If that happened, then it was a mistake by the president because if they indeed died in an accident it was not necessary to guard his grave. Asked about the guns that were displayed and claimed to have been found with them, Mustafa said: The guns that were displayed at Nile Mansions to my conviction should have come from the armoury of the State Research Bureau.
I did not know how they came to be displayed, nor what happened to them thereafter. Testifying about Major Moses Okello, the man said to have been in the other car that is said to have collided with that of Luwum, Ofumbi and Oryema, and was paraded while heavily bandaged at the army hospital, Mustafa said: Major Moses Okello is the man who they claimed collided with the vehicle in which the three men allegedly died.
I later met him at the Offi cers’ Mess drinking, eating and enjoying himself. Okello was Malyamungu’s deputy. When journalists tried to talk to him, he refused and claimed to have fractured his chest and said he wanted to see a doctor. I do not know if Malyamungu was in the same vehicle with Okello. But the two men must be responsible for the death of the three men and it is Malyamungu who arrested them perhaps on Amin’s orders.
On where the three men could have been killed, he responded: I knew Major Adam Dowson of Makindye Military Police. He used to be the quartermaster there, but was seconded to work outside. Gabriel Yoga was the C.O. Makindye. He is now dead. I did not know that these people together with Simba, Ochwo and Mudodo, were the ones who brought the bodies to Mulago.
From left Mustafa (Amin’s vice president), Justice Oder, Oboth Ofumbi and Erinayo Oryema
This brings in the presumption that they could have met their death in Makindye since all the men were of Military Police. After that, many Langi and Acholi in the forces died. All unit commanders were ordered by Amin to kill them. Most commanders were at the time Kakwa and foreigners. Lt. Col. Mukili killed the district commissioner of Kumi. I tried disciplinary measures, but Amin stalled my efforts.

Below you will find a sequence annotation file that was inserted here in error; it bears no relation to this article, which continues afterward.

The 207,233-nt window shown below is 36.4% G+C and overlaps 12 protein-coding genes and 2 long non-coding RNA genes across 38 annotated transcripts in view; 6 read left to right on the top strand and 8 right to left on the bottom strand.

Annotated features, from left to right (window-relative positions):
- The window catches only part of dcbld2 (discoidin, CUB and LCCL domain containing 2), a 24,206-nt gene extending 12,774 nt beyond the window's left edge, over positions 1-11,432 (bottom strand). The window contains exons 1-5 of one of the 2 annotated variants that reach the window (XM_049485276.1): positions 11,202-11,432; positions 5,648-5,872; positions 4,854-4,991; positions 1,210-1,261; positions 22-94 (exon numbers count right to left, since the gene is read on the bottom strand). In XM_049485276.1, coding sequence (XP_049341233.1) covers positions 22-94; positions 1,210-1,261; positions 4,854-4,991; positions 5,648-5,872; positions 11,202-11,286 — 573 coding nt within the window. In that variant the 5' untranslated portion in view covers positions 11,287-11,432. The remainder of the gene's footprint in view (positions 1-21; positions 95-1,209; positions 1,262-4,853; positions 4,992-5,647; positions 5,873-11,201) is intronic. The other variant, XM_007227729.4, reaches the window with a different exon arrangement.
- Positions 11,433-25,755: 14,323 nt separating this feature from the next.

The most serious killings were in Bondo, Tororo, Mbarara and Nakasero State Research Bureau. But some humane commanders like Lt. Col. Lambert, an Etesot from Kumi, who was second in command of Eastern Region, saved most of them by sending them on leave. Even Lt. Col. Kisuule did the same and Lt. Col. Abdulayi saved some. Because of these mass killings, Acholi and Langi ran into exile and after Amin’s fall, they also massacred the people of West Nile.
Amin had killed them because he had received intelligence reports that they were planning to attack Uganda from the neighbouring countries. So he decided to eliminate their contacts. By doing so, Amin started a cycle of violence, which has continued. The other witness before the commission on the murder of Luwum, Ofumbi and Oryema, was James Kahigiriza, a former prime minister (Enganzi) of Ankole from 1963 to 1967 and was also the chairman of the Uganda Land Commission from 1974 to 1979.
According to the commission, Kahigiriza was arrested on February 15, from his offi ce and taken to Nakasero. The next day, according to the report, Ofumbi, who was minister of internal affairs and later Oryema, a minister of lands and minerals, were brought in. All the other prisoners in the tunnel were ordered out into another cell, but the ministers were told to stay. It is at this point that Kahigiriza tells the gruesome experience: Then it is at this juncture that they brought in Archbishop Janani Luwum. He had been stripped of his robes and he was wearing dark grey trousers with a shirt and a collar…they were preparing food when he was rushed in.
A young man…. He must have been a State Research (operative) started asking him who he was. And before he could answer he struck him, he hit Luwum on the jaw. Kahigiriza said another man was also involved – one of them he was told was a brother of Sarah Amin, wife of President Amin and this other was a brother of Mike Ssebalu, the man who used to talk sports: They hit him hard, so much so that he told them that they had broken his jaw. And then they sarcastically told him, ‘Do you think you are Chief Mufti here?